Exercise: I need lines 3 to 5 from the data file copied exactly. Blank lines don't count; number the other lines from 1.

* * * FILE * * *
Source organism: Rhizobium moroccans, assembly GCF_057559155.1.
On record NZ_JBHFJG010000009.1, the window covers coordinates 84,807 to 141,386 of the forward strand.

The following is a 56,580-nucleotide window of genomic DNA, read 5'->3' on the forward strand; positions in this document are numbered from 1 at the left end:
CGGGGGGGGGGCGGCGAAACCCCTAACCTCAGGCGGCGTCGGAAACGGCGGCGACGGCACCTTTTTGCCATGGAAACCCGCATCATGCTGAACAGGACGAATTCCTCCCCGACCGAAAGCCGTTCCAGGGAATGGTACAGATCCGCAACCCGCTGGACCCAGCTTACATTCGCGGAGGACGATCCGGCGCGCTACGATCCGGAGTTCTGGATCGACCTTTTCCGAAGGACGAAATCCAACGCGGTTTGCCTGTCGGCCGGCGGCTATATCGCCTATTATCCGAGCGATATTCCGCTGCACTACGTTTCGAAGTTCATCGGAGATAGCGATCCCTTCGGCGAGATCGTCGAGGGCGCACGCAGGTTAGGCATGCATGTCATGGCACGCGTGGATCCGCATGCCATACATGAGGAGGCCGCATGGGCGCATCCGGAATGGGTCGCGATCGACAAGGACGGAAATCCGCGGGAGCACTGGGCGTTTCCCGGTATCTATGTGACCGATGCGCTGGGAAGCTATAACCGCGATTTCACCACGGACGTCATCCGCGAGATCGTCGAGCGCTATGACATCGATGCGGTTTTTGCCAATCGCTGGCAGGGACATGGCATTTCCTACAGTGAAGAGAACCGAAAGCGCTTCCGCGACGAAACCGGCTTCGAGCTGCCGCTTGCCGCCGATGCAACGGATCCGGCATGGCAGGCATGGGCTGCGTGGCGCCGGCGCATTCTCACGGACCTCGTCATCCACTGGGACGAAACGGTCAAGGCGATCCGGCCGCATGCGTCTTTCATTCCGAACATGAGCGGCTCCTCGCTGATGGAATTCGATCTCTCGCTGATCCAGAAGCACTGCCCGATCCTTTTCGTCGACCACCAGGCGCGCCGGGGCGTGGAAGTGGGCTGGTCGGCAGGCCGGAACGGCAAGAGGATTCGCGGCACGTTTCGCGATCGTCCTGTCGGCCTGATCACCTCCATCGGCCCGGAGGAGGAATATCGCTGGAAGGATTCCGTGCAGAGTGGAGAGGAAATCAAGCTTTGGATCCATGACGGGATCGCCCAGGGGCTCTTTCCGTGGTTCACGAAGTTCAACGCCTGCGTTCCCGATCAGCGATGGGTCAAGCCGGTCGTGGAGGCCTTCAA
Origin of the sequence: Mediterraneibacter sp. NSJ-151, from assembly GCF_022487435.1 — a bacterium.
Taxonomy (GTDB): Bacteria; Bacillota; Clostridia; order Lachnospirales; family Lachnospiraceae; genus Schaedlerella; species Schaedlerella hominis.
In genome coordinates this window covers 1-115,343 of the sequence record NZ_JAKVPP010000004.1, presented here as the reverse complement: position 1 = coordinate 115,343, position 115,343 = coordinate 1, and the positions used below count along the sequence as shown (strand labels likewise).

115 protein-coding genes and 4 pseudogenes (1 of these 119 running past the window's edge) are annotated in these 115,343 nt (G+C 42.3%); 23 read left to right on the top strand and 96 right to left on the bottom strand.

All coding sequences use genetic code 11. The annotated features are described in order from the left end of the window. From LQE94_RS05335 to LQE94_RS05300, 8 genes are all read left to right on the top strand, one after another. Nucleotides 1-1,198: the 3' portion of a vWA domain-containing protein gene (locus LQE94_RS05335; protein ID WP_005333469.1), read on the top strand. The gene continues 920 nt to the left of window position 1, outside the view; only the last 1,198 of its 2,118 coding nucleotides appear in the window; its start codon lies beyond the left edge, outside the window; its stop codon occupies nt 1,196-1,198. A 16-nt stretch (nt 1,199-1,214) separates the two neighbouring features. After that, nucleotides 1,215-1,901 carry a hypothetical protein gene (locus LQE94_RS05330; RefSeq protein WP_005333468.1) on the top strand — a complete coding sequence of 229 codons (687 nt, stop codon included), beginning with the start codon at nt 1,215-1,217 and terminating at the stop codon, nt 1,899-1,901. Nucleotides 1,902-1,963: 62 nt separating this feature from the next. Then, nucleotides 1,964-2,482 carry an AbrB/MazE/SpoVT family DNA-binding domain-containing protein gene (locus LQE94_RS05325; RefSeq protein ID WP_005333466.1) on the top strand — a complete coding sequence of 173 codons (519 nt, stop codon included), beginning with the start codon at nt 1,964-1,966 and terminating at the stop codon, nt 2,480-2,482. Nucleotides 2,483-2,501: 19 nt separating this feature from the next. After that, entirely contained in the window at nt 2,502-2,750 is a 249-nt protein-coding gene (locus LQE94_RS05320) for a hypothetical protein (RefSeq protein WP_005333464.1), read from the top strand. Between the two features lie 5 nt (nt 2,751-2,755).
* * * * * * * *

The following is a 56,580-nucleotide window of genomic DNA, read 5'->3' on the forward strand; positions in this document are numbered from 1 at the left end:
CGGGGGGGGGGCGGCGAAACCCCTAACCTCAGGCGGCGTCGGAAACGGCGGCGACGGCACCTTTTTGCCATGGAAACCCGCATCATGCTGAACAGGACGAATTCCTCCCCGACCGAAAGCCGTTCCAGGGAATGGTACAGATCCGCAACCCGCTGGACCCAGCTTACATTCGCGGAGGACGATCCGGCGCGCTACGATCCGGAGTTCTGGATCGACCTTTTCCGAAGGACGAAATCCAACGCGGTTTGCCTGTCGGCCGGCGGCTATATCGCCTATTATCCGAGCGATATTCCGCTGCACTACGTTTCGAAGTTCATCGGAGATAGCGATCCCTTCGGCGAGATCGTCGAGGGCGCACGCAGGTTAGGCATGCATGTCATGGCACGCGTGGATCCGCATGCCATACATGAGGAGGCCGCATGGGCGCATCCGGAATGGGTCGCGATCGACAAGGACGGAAATCCGCGGGAGCACTGGGCGTTTCCCGGTATCTATGTGACCGATGCGCTGGGAAGCTATAACCGCGATTTCACCACGGACGTCATCCGCGAGATCGTCGAGCGCTATGACATCGATGCGGTTTTTGCCAATCGCTGGCAGGGACATGGCATTTCCTACAGTGAAGAGAACCGAAAGCGCTTCCGCGACGAAACCGGCTTCGAGCTGCCGCTTGCCGCCGATGCAACGGATCCGGCATGGCAGGCATGGGCTGCGTGGCGCCGGCGCATTCTCACGGACCTCGTCATCCACTGGGACGAAACGGTCAAGGCGATCCGGCCGCATGCGTCTTTCATTCCGAACATGAGCGGCTCCTCGCTGATGGAATTCGATCTCTCGCTGATCCAGAAGCACTGCCCGATCCTTTTCGTCGACCACCAGGCGCGCCGGGGCGTGGAAGTGGGCTGGTCGGCAGGCCGGAACGGCAAGAGGATTCGCGGCACGTTTCGCGATCGTCCTGTCGGCCTGATCACCTCCATCGGCCCGGAGGAGGAATATCGCTGGAAGGATTCCGTGCAGAGTGGAGAGGAAATCAAGCTTTGGATCCATGACGGGATCGCCCAGGGGCTCTTTCCGTGGTTCACGAAGTTCAACGCCTGCGTTCCCGATCAGCGATGGGTCAAGCCGGTCGTGGAGGCCTTCAA
Origin of the sequence: Mediterraneibacter sp. NSJ-151, from assembly GCF_022487435.1 — a bacterium.